The Right To Privacy
The Constitution does not specifically mention a right to privacy. However, Supreme Court decisions over the years have established that the right to privacy is a basic human right, and as such is protected by virtue of the 9th Amendment. The right to privacy has come to the public's attention via several controversial Supreme Court rulings, including several dealing with contraception (the Griswold and Eisenstadt cases), interracial marriage (the Loving case), and abortion (the well-known Roe v Wade case). In addition, it is said that a right to privacy is inherent in many of the amendments in the Bill of Rights, such as the 3rd, the 4th's search and seizure limits, and the 5th's self-incrimination limit
As long as respect is shown by all parties, I got no problem with game wardens doing thier job. But power corrupts some people. And some should not be in charge of a lemonade stand, let alone approach people with loaded guns and shoot off thier mouths. But the vast majority of wildlife officers I have met are good, honest people looking out for the welfare of all hunters and wildlife. And you know, and I know, that the few that believe the rules are for other people, can be dangerous. Rather than spoil your hunt, he could have photoed your truck and you. time stamped as most cameras are now, and questioned you later if needed. That is the way I would have handled it if it were my job to do. It is a judgment call, do you show curtisy to what might be a poacher, or piss off a law abiding hunter? Best be polite, and ready for trouble. That is a hard line to walk everyday.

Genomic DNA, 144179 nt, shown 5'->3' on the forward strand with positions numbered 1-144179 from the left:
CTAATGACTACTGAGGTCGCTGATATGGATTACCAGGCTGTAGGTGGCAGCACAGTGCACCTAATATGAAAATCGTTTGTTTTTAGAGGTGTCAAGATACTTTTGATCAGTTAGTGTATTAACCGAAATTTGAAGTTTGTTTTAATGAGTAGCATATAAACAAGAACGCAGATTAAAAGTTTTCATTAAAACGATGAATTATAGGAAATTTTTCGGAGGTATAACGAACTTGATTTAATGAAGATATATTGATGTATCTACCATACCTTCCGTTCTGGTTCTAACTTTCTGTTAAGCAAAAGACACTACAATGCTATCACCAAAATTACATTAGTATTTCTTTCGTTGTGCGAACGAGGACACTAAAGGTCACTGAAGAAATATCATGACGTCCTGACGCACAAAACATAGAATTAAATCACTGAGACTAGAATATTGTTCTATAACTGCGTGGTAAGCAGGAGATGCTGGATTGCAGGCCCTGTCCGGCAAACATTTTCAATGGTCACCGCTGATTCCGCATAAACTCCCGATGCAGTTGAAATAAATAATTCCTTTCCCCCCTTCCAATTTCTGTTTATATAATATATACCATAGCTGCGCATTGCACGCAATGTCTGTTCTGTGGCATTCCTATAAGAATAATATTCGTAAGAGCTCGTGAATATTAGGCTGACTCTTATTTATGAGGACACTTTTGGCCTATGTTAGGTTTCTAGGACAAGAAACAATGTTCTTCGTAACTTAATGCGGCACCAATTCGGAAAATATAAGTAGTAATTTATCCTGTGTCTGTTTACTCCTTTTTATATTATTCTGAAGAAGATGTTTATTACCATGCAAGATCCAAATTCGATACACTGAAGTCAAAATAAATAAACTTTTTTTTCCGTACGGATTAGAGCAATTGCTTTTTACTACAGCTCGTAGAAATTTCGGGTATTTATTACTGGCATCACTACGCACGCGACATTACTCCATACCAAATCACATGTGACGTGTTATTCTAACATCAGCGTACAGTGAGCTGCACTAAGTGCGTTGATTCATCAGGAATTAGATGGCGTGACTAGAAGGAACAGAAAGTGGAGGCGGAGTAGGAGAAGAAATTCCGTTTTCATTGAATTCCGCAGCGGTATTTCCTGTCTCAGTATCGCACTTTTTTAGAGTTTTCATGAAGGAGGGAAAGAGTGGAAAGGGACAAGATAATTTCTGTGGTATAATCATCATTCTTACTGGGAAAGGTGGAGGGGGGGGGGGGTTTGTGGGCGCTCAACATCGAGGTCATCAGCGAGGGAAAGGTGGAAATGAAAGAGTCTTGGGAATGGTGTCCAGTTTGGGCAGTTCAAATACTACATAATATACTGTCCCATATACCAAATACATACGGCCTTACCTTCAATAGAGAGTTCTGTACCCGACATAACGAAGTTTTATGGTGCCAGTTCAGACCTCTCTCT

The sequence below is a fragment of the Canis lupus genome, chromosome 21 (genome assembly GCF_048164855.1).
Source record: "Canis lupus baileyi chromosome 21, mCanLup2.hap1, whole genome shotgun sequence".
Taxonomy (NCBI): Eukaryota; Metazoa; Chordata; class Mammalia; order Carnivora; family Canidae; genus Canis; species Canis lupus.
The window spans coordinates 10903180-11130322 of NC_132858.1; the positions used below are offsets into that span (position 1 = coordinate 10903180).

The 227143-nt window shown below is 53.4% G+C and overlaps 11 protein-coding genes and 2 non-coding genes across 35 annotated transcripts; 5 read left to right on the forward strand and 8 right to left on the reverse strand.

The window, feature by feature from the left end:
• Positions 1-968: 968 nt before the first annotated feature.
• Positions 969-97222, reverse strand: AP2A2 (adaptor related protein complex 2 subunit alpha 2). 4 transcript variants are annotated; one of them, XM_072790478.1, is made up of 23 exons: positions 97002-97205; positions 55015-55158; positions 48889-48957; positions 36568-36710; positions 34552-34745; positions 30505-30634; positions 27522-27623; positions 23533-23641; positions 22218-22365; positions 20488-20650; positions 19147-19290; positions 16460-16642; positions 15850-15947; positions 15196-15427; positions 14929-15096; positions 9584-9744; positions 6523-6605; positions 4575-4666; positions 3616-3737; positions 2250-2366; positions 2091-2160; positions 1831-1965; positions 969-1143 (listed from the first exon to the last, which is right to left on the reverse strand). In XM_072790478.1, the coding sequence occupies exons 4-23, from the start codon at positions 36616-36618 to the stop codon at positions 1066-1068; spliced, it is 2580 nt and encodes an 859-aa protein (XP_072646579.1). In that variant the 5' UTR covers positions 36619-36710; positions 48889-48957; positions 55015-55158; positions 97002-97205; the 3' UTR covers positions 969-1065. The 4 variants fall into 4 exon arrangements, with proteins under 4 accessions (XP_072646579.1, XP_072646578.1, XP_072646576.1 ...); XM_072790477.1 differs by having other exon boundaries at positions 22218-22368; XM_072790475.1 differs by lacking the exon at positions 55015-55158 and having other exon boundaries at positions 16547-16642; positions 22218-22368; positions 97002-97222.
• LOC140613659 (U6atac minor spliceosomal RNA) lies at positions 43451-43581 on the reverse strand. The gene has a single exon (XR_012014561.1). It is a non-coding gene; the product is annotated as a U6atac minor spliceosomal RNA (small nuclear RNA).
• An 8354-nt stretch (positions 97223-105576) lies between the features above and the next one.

The only real difference between a good tracker and a bad tracker is observation. All the same data is present for both. The rest is understanding what you are seeing.